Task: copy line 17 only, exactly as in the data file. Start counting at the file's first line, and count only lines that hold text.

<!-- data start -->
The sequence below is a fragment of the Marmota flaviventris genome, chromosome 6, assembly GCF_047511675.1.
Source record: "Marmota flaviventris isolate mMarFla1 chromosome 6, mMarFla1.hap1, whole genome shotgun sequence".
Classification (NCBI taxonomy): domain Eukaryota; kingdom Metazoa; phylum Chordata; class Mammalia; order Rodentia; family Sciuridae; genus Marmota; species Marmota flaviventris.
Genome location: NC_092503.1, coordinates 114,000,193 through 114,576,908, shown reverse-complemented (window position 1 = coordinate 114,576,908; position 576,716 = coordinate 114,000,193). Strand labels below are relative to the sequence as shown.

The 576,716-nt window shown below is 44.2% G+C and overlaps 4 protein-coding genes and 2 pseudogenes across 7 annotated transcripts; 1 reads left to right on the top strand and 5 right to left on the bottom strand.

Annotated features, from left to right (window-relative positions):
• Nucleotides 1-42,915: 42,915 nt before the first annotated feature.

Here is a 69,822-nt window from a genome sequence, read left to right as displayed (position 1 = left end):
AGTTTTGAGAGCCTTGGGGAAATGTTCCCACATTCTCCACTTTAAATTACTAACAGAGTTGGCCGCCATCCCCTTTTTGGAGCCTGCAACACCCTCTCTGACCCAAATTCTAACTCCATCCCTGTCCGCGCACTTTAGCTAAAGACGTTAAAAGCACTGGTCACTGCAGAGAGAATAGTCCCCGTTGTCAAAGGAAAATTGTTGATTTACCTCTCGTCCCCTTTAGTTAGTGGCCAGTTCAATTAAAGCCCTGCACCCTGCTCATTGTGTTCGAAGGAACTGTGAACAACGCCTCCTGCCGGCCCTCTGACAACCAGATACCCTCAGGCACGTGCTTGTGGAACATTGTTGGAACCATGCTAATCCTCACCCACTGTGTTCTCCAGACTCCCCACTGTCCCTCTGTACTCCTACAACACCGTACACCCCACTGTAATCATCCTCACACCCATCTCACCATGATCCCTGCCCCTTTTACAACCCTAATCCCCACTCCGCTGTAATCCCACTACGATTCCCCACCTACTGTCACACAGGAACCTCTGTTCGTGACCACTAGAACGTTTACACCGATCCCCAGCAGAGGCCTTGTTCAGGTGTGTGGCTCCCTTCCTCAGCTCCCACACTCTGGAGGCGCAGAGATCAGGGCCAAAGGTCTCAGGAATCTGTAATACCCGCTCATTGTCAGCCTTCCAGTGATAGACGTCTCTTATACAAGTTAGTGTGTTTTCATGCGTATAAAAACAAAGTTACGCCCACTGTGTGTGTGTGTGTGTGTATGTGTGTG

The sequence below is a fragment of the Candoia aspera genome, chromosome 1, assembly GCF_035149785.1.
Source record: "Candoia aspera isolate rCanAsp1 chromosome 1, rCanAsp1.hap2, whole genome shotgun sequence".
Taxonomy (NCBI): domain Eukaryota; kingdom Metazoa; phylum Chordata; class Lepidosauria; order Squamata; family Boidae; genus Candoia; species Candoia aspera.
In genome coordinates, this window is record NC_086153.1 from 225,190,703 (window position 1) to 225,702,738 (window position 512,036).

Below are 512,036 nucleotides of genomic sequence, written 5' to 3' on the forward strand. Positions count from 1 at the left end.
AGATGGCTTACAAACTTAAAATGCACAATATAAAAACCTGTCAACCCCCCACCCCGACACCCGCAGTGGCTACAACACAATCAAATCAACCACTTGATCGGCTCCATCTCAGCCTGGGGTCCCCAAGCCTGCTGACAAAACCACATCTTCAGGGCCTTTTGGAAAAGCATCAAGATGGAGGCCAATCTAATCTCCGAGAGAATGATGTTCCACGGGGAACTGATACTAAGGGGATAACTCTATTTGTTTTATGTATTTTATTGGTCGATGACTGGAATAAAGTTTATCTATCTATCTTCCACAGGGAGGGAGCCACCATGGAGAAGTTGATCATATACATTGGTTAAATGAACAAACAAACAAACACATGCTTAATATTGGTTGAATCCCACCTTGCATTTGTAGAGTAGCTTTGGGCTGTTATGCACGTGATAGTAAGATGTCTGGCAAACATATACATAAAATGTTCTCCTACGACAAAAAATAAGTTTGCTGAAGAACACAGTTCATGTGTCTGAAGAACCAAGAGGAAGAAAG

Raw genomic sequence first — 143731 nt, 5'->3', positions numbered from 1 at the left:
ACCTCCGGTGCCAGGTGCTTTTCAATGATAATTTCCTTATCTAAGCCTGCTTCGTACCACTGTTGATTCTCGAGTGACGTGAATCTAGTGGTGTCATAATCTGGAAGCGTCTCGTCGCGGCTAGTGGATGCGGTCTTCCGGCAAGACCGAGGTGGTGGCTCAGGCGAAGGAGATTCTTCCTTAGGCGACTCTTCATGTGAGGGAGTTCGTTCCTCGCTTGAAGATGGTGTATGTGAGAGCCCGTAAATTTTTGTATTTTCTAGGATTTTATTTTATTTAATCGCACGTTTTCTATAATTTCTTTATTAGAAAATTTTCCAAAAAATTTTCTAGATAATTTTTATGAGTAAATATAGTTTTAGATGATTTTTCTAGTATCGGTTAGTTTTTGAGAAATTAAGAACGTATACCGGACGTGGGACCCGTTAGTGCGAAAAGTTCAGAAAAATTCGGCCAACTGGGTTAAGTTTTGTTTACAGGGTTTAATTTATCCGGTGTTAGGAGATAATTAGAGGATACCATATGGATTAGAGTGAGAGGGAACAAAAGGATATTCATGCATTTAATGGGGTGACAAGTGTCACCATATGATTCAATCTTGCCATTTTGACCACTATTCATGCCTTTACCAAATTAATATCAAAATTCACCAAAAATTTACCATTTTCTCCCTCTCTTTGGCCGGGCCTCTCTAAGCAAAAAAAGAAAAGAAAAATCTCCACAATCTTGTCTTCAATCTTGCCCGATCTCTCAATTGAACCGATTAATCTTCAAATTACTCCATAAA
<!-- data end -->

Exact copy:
ACCTCCGGTGCCAGGTGCTTTTCAATGATAATTTCCTTATCTAAGCCTGCTTCGTACCACTGTTGATTCTCGAGTGACGTGAATCTAGTGGTGTCATAATCTGGAAGCGTCTCGTCGCGGCTAGTGGATGCGGTCTTCCGGCAAGACCGAGGTGGTGGCTCAGGCGAAGGAGATTCTTCCTTAGGCGACTCTTCATGTGAGGGAGTTCGTTCCTCGCTTGAAGATGGTGTATGTGAGAGCCCGTAAATTTTTGTATTTTCTAGGATTTTATTTTATTTAATCGCACGTTTTCTATAATTTCTTTATTAGAAAATTTTCCAAAAAATTTTCTAGATAATTTTTATGAGTAAATATAGTTTTAGATGATTTTTCTAGTATCGGTTAGTTTTTGAGAAATTAAGAACGTATACCGGACGTGGGACCCGTTAGTGCGAAAAGTTCAGAAAAATTCGGCCAACTGGGTTAAGTTTTGTTTACAGGGTTTAATTTATCCGGTGTTAGGAGATAATTAGAGGATACCATATGGATTAGAGTGAGAGGGAACAAAAGGATATTCATGCATTTAATGGGGTGACAAGTGTCACCATATGATTCAATCTTGCCATTTTGACCACTATTCATGCCTTTACCAAATTAATATCAAAATTCACCAAAAATTTACCATTTTCTCCCTCTCTTTGGCCGGGCCTCTCTAAGCAAAAAAAGAAAAGAAAAATCTCCACAATCTTGTCTTCAATCTTGCCCGATCTCTCAATTGAACCGATTAATCTTCAAATTACTCCATAAA